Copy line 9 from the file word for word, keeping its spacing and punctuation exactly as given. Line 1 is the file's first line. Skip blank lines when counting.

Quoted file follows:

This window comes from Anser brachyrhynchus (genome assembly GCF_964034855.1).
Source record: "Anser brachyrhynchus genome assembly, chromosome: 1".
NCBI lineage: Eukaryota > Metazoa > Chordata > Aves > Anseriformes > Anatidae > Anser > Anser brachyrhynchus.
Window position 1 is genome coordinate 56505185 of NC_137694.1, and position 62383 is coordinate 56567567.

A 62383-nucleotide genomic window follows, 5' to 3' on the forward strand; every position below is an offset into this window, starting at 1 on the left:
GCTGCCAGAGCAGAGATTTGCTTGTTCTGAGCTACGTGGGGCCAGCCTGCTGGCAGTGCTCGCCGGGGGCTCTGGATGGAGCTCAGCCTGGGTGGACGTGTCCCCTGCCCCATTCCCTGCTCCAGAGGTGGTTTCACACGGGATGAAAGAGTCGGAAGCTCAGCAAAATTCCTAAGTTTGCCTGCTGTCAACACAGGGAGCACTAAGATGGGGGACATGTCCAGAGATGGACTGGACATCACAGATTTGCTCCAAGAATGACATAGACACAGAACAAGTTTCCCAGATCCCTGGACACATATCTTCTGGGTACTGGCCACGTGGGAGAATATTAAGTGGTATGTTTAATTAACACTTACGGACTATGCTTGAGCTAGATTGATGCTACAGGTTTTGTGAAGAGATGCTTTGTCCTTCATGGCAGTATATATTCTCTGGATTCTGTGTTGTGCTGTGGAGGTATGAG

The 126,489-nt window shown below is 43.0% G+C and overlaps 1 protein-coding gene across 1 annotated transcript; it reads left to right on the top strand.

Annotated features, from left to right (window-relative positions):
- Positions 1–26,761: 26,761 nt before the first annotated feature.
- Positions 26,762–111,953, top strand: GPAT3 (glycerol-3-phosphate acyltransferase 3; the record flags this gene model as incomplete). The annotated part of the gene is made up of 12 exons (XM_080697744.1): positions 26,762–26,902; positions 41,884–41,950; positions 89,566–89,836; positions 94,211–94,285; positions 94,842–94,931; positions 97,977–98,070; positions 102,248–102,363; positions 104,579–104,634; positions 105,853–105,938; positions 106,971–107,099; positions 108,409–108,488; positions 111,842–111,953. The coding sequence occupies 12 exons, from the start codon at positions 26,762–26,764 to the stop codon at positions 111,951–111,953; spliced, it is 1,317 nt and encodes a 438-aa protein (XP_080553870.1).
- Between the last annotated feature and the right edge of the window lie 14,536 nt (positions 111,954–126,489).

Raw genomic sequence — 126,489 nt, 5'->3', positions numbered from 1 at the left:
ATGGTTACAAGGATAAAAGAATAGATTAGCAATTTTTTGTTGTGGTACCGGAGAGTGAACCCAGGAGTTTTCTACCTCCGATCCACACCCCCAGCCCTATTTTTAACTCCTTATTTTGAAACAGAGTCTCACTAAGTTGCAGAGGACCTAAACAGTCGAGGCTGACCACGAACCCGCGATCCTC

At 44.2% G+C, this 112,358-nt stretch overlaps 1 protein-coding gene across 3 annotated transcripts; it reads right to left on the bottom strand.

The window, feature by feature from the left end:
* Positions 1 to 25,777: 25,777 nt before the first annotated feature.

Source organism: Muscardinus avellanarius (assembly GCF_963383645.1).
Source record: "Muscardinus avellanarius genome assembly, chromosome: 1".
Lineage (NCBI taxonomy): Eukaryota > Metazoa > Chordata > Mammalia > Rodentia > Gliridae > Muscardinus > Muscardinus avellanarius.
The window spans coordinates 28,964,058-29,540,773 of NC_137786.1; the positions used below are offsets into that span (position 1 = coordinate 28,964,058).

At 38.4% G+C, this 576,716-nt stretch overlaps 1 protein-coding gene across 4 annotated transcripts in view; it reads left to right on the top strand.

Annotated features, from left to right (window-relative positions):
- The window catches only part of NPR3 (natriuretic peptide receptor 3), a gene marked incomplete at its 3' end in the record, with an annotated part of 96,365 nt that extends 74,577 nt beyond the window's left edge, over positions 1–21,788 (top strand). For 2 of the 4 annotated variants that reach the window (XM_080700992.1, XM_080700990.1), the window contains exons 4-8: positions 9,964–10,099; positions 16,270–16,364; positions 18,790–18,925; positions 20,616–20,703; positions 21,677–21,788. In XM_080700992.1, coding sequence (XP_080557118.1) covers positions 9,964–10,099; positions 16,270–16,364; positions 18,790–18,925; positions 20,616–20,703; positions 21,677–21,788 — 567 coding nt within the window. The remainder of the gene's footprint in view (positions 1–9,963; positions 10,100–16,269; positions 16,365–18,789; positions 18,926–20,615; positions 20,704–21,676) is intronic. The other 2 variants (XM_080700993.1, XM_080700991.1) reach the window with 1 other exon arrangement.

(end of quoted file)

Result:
- Positions 1–26,761: 26,761 nt before the first annotated feature.